On November 16, 2012, I had the opportunity to attend the North Wind Album Release Party with Flying Down Thunder and Rise Ashen at Mercury Lounge. The duo, signed with Balanced Records, released their second album following One Nation, which came out in the Fall of 2011. In an effort to promote North Wind, Flying Down Thunder and Rise Ashen offered a live performance and presented several new tracks off of the recently released album.
I first found out about the duo back in April, when they performed in Ottawa as part of Juno Fest, a week of Juno-related events and shows happening throughout the city on the occasion of the Juno Awards’ stop in the Nation’s Capital. Nominated for a Juno in the Aboriginal Album category, the pair generated buzz around their unique style, which combines traditional Algonquin songs with urban contemporary sounds.
This second performance aloud me to witness the growth that the duo’s sound has reached over the last months. Flying Down Thunder’s voice is beautiful and rich with stories of his Algonquin people while Rise Ashen, who creates most of the beats, intrigues us with the use of a variety of unfamiliar and inviting sounds. Ashen, who’s real name is Eric, loves to experiment with new sounds and instruments and he demonstrated this interest as he played the kalimba, a sub-saharan African percussion instrument. The two artists share a synergy that enables them to flow smoothly with ease from one song to the other. Although a bit short, the show was great and gave a nice overview of the songs found on North Wind.
I had the chance to ask Rise Ashen a few questions regarding North Wind, which is available through Balanced Records in over 150 online stores including E-music and iTunes.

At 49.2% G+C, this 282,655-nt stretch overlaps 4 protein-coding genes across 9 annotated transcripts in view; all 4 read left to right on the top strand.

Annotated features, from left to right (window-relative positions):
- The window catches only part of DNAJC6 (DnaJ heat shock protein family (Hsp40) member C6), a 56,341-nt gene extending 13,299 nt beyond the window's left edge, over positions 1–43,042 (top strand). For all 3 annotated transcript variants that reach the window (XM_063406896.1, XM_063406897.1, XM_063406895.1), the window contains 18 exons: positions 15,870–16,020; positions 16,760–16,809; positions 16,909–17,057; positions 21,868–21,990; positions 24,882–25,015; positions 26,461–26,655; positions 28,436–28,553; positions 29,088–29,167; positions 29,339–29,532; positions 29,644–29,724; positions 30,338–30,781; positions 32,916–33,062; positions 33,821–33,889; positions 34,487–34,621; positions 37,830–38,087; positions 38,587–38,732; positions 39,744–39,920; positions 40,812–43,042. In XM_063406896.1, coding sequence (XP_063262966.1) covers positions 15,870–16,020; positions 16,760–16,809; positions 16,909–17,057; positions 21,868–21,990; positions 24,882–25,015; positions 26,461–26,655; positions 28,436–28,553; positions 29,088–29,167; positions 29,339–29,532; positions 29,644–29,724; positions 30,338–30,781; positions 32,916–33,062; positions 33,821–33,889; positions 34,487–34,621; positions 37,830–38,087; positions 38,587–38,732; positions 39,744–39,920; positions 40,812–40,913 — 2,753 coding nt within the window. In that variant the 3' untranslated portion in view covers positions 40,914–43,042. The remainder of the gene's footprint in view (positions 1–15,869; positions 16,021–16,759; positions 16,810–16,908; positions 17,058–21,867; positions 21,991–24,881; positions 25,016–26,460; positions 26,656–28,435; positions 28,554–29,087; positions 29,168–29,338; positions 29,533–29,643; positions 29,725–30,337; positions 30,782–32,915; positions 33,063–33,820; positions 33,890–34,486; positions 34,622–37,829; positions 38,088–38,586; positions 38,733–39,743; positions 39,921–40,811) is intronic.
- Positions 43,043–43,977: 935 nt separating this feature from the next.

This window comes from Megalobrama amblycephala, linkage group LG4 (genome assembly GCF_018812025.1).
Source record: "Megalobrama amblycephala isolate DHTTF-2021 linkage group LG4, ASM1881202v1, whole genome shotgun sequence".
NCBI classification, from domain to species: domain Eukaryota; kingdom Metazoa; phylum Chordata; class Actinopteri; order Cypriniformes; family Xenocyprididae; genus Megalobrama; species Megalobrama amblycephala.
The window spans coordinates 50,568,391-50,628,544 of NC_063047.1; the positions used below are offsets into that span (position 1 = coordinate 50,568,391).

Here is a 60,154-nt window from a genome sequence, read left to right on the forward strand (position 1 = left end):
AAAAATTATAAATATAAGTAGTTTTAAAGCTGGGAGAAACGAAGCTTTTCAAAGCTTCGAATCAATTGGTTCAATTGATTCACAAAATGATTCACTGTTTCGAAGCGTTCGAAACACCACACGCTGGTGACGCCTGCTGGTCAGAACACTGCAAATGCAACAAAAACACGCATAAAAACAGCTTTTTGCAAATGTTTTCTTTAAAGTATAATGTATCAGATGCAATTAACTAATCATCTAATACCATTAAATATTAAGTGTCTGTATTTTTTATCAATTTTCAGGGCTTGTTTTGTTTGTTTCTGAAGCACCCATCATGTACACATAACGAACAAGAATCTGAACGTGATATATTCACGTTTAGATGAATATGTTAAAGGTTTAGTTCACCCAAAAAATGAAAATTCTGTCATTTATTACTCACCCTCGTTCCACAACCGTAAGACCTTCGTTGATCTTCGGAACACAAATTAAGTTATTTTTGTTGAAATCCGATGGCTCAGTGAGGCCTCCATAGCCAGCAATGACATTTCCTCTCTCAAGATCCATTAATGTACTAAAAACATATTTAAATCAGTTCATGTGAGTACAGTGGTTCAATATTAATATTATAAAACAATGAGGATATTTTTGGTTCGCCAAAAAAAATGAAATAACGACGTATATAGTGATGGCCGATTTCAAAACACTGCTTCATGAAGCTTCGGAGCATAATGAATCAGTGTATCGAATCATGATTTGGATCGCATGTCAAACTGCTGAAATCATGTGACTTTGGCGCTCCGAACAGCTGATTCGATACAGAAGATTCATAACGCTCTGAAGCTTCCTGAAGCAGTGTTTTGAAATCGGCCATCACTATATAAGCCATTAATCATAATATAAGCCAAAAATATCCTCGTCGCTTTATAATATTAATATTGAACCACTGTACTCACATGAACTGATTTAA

Elly: Since the release of One Nation last Fall, what has been your principal source of inspiration with which you have been working that enabled your sound to evolve?
Rise Ashen: Inspiration has come from collaborating with other artists, and also from asking ourselves “what do we want to teach others about First Nations culture through a dance floor groove”? Our aim has been to deliver a diverse sound that can resonate with every culture, every nation and every style of dancing, while showing true respect to Aboriginal language and culture.
Elly: On the track called Renewal, we hear some beautiful throat-singing by Marie Belleau and Kathleen Merritt. What was the inspiration behind that song?
Rise Ashen: On our trip to Iqaluit, we learned a lot about the Inuit culture. We met these talented young ladies backstage at the Alianait festival. We actually recorded the voices backstage and made the beat when we came back home, adding the words later. The beautiful women voices reminded of us of something futuristic, a female spirit, someone whom we haven’t met yet or is not here yet. The thought of a couple parting ways in the current, and knowing that the couple would both move on in their lives and that they would both be just fine, both finding a new love…that’s the spirit in the song. It’s a life message that when one door closes, a new one opens. In this case, through a relationship. We e all know people who have separated ways and both found new love.
Elly: Your work is similar to what A Tribe Called Red does in fusing traditional pow-wow music with modern sounds and bringing Native music to the masses. Have you considered joining forces and working together on a collaboration?
Rise Ashen: We are big fans and are definitely open to working with them! We have big respect for them because they’re also promoting Aboriginal style of singing through electronic music. Our approach has been to work with people who have walked into our lives and were eager to make music with the same understanding of cultural unity and respect for Aboriginal language and
culture that we have. Those are the people you’ll find on the North Wind album: beautiful souls who walked into our lives and said, let’s make some music, and brought that Northern spirit.
Elly: What’s in store for Flying Down Thunder and Rise Ashen for the year ahead?
Rise Ashen: What’s in store is to open that Northern Door and see what walks in! To allow the album to speak for itself and guide us where ever it may take us. This is what an elder friend of ours teaches us. To have faith in the Creator and let faith guide us. The One Nation album brought us to China for performances and Northern Canada. Who knows where the North wind will blow…!